Last month Silicon Valley electric sports car company Tesla Motors sued rival car maker Fisker Automotive for allegedly stealing Tesla’s trade secrets, including confidential design ideas for a hybrid electric sedan. The lawsuit, filed in California state court in San Mateo County, also names as defendants Fisker Automotive’s CEO, Henrik Fisker, its COO, Bernhard Koehler, and Fisker and Koehler’s design company, Fisker Coachbuild. (read the New York Times story here)
According to the complaint, Tesla hired Fisker Coachbuild to aid with Tesla’s “WhiteStar” project to design an electric-hybrid sports sedan. Tesla alleges that the defendants used the trade secret and confidential information on high-performance electric-hybrid sports car technology acquired during the engagement to secretly design their own directly competing sedan, the Karma (shown above and in this Inhabitat.com piece), which Fisker recently launched. Among other things, the complaint alleges that the defendants fraudulently concealed their intentions to make a competing vehicle, breached the parties’ service contract and violated California trade secrets law.
Trade secrets differ from patents in that they only protect information that is kept secret and only can be enforced against those who gain access to the information by improper means, including by breaching a promise to keep the information confidential. (see IP Watchdog’s summary of trade secrets here)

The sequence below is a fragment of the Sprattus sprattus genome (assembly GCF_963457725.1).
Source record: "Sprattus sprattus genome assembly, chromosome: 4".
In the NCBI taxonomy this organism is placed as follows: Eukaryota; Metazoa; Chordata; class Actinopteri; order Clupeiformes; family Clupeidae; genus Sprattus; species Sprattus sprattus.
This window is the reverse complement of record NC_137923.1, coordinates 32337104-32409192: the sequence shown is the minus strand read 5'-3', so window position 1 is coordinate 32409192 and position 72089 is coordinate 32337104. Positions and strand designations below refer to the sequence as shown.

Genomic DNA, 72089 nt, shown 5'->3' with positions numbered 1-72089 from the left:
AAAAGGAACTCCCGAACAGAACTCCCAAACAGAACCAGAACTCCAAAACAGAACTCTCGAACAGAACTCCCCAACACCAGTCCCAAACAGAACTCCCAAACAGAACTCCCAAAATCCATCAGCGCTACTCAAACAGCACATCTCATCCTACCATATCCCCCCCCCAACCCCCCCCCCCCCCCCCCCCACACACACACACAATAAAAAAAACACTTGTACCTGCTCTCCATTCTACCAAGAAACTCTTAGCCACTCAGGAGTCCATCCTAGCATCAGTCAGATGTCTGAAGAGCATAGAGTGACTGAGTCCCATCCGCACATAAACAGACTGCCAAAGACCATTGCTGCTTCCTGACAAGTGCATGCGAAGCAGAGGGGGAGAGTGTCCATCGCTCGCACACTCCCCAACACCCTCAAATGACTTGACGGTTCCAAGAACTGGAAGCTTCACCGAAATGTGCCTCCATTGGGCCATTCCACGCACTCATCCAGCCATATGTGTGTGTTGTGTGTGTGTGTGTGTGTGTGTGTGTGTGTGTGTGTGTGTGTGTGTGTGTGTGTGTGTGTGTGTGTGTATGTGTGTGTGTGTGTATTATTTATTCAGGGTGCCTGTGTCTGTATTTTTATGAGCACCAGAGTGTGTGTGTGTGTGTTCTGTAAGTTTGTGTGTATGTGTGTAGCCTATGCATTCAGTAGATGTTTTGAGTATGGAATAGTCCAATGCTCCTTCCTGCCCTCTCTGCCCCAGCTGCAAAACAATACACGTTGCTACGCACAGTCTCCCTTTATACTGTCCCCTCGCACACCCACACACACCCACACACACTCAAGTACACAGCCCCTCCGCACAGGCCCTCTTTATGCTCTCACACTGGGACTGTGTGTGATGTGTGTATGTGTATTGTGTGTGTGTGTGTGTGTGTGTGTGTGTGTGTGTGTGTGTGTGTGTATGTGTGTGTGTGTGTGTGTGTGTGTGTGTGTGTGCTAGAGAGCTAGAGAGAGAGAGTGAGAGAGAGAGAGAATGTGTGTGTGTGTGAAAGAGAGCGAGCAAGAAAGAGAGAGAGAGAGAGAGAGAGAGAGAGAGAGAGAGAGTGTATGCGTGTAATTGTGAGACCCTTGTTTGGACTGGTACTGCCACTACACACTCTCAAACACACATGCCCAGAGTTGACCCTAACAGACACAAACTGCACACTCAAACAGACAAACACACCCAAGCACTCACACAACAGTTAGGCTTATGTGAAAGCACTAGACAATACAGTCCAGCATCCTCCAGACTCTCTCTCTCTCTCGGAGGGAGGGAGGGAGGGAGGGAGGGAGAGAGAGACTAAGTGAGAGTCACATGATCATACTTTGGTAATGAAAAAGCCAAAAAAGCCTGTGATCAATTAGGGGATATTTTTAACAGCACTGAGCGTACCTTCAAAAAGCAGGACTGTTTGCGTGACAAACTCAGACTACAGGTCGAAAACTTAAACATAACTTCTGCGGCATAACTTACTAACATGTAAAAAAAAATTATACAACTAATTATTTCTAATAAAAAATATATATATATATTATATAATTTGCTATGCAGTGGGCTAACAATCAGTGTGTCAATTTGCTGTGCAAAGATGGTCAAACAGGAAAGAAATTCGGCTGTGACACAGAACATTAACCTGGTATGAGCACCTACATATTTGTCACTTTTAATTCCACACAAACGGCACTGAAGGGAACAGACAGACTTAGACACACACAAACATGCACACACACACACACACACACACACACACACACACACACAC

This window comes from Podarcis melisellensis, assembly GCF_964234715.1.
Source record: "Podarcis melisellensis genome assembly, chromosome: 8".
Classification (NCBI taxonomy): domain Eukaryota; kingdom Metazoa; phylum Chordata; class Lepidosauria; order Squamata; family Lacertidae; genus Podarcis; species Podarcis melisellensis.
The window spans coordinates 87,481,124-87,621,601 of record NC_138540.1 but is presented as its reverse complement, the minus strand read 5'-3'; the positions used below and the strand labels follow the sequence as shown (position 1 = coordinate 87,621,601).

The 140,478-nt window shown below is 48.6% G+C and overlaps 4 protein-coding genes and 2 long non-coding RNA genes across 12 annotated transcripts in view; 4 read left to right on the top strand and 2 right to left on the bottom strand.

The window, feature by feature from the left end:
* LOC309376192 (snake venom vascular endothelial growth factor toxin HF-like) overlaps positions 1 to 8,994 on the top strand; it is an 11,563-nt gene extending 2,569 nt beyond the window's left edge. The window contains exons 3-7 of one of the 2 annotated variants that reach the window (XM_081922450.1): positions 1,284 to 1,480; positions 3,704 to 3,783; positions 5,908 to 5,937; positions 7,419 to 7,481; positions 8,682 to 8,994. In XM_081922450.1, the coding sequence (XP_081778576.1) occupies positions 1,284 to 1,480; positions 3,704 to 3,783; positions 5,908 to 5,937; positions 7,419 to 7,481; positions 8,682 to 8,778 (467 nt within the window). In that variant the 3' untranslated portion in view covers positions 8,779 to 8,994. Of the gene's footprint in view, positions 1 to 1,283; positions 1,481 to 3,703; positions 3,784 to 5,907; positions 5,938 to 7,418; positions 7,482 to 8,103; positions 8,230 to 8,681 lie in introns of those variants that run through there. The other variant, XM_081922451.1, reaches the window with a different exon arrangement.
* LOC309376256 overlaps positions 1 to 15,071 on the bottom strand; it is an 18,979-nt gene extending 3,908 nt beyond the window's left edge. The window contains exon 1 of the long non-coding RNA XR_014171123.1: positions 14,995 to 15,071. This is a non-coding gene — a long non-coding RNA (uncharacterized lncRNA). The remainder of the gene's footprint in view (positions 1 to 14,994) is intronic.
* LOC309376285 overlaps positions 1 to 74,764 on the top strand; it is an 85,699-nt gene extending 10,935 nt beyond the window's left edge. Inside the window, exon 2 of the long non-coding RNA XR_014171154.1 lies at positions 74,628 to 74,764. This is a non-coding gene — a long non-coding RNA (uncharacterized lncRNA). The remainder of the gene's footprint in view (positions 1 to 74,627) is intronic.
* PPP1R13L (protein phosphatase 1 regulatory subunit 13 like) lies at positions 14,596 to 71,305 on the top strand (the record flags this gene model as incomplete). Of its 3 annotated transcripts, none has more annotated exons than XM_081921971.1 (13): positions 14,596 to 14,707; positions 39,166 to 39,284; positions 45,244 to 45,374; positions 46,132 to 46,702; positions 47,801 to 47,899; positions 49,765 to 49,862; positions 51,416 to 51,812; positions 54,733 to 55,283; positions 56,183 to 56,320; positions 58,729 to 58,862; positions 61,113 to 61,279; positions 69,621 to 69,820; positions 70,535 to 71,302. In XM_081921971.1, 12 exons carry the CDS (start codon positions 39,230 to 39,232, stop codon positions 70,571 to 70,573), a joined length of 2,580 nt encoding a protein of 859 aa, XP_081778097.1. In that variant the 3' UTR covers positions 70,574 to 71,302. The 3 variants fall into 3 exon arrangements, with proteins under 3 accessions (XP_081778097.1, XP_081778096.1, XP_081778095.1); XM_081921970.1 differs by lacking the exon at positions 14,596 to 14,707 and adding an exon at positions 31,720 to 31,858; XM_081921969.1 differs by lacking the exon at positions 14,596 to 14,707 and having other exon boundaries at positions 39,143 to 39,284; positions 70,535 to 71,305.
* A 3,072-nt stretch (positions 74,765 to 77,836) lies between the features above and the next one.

From perusing the complaint, it seems that interpretation of the contract could be a major issue in the case. While the contract has a confidentiality clause and a provision guaranteeing that Tesla would own any resulting work product, it also states that Fisker Coachbuild was permitted to provide the same design services to other car makers while working for Tesla. Fisker Coachbuild may argue that building a competing car for Fisker Automotive constituted providing vehicle design services to another automaker, which it had every right to do under the contract. In the complaint, Tesla asserts that Fisker Coachbuild’s complete involvement in the design of the competing car went beyond the scope of merely providing design services.
Of course, that defense would not win the day for Fisker Coachbuild if it did in fact disclose Tesla’s proprietary information to Fisker Automotive and used the hybrid technology to build the competing car. So the case might ultimately come down to a comparison of Tesla’s and Fisker’s hybrid-electric technology, which would be fun for us patent and greentech observers.